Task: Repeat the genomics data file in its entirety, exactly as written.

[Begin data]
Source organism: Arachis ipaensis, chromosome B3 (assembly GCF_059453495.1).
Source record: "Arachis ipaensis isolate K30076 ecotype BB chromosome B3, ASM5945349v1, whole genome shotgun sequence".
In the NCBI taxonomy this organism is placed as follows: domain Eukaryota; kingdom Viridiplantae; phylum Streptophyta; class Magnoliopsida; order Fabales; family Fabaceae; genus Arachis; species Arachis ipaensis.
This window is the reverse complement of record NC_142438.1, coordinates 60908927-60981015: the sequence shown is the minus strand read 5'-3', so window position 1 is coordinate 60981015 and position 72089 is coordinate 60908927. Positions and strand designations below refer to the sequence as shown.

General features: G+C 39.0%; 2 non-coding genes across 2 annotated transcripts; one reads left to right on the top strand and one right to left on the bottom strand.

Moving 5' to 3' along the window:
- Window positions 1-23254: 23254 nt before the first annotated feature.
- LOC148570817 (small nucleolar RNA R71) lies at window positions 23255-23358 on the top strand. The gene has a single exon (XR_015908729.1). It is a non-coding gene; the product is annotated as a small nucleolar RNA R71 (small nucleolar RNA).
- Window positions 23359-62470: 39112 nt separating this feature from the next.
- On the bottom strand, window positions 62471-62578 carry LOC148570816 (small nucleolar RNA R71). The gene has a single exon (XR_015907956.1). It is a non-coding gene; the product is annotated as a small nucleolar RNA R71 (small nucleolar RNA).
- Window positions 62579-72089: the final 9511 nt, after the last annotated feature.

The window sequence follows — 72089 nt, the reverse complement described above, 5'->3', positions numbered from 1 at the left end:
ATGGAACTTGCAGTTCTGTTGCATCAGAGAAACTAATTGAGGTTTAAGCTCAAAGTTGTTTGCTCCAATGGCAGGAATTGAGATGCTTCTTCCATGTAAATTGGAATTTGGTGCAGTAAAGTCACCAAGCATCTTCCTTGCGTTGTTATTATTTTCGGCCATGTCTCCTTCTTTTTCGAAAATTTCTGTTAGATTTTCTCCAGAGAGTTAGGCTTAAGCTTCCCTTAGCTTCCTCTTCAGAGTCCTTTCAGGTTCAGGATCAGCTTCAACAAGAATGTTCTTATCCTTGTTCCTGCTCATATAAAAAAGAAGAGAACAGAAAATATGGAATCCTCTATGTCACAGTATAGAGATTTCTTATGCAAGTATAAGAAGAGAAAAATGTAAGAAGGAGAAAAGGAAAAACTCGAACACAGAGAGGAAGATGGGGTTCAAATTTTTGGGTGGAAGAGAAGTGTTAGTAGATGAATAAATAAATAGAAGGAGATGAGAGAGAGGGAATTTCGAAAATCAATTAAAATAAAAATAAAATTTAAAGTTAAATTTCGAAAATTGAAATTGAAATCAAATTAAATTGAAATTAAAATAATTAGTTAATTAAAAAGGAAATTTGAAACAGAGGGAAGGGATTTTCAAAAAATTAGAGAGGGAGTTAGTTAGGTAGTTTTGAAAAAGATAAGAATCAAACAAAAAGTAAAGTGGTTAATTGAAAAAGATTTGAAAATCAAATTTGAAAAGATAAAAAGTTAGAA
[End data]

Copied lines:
Source organism: Arachis ipaensis, chromosome B3 (assembly GCF_059453495.1).
Source record: "Arachis ipaensis isolate K30076 ecotype BB chromosome B3, ASM5945349v1, whole genome shotgun sequence".
In the NCBI taxonomy this organism is placed as follows: domain Eukaryota; kingdom Viridiplantae; phylum Streptophyta; class Magnoliopsida; order Fabales; family Fabaceae; genus Arachis; species Arachis ipaensis.
This window is the reverse complement of record NC_142438.1, coordinates 60908927-60981015: the sequence shown is the minus strand read 5'-3', so window position 1 is coordinate 60981015 and position 72089 is coordinate 60908927. Positions and strand designations below refer to the sequence as shown.

General features: G+C 39.0%; 2 non-coding genes across 2 annotated transcripts; one reads left to right on the top strand and one right to left on the bottom strand.

Moving 5' to 3' along the window:
- Window positions 1-23254: 23254 nt before the first annotated feature.
- LOC148570817 (small nucleolar RNA R71) lies at window positions 23255-23358 on the top strand. The gene has a single exon (XR_015908729.1). It is a non-coding gene; the product is annotated as a small nucleolar RNA R71 (small nucleolar RNA).
- Window positions 23359-62470: 39112 nt separating this feature from the next.
- On the bottom strand, window positions 62471-62578 carry LOC148570816 (small nucleolar RNA R71). The gene has a single exon (XR_015907956.1). It is a non-coding gene; the product is annotated as a small nucleolar RNA R71 (small nucleolar RNA).
- Window positions 62579-72089: the final 9511 nt, after the last annotated feature.

The window sequence follows — 72089 nt, the reverse complement described above, 5'->3', positions numbered from 1 at the left end:
ATGGAACTTGCAGTTCTGTTGCATCAGAGAAACTAATTGAGGTTTAAGCTCAAAGTTGTTTGCTCCAATGGCAGGAATTGAGATGCTTCTTCCATGTAAATTGGAATTTGGTGCAGTAAAGTCACCAAGCATCTTCCTTGCGTTGTTATTATTTTCGGCCATGTCTCCTTCTTTTTCGAAAATTTCTGTTAGATTTTCTCCAGAGAGTTAGGCTTAAGCTTCCCTTAGCTTCCTCTTCAGAGTCCTTTCAGGTTCAGGATCAGCTTCAACAAGAATGTTCTTATCCTTGTTCCTGCTCATATAAAAAAGAAGAGAACAGAAAATATGGAATCCTCTATGTCACAGTATAGAGATTTCTTATGCAAGTATAAGAAGAGAAAAATGTAAGAAGGAGAAAAGGAAAAACTCGAACACAGAGAGGAAGATGGGGTTCAAATTTTTGGGTGGAAGAGAAGTGTTAGTAGATGAATAAATAAATAGAAGGAGATGAGAGAGAGGGAATTTCGAAAATCAATTAAAATAAAAATAAAATTTAAAGTTAAATTTCGAAAATTGAAATTGAAATCAAATTAAATTGAAATTAAAATAATTAGTTAATTAAAAAGGAAATTTGAAACAGAGGGAAGGGATTTTCAAAAAATTAGAGAGGGAGTTAGTTAGGTAGTTTTGAAAAAGATAAGAATCAAACAAAAAGTAAAGTGGTTAATTGAAAAAGATTTGAAAATCAAATTTGAAAAGATAAAAAGTTAGAA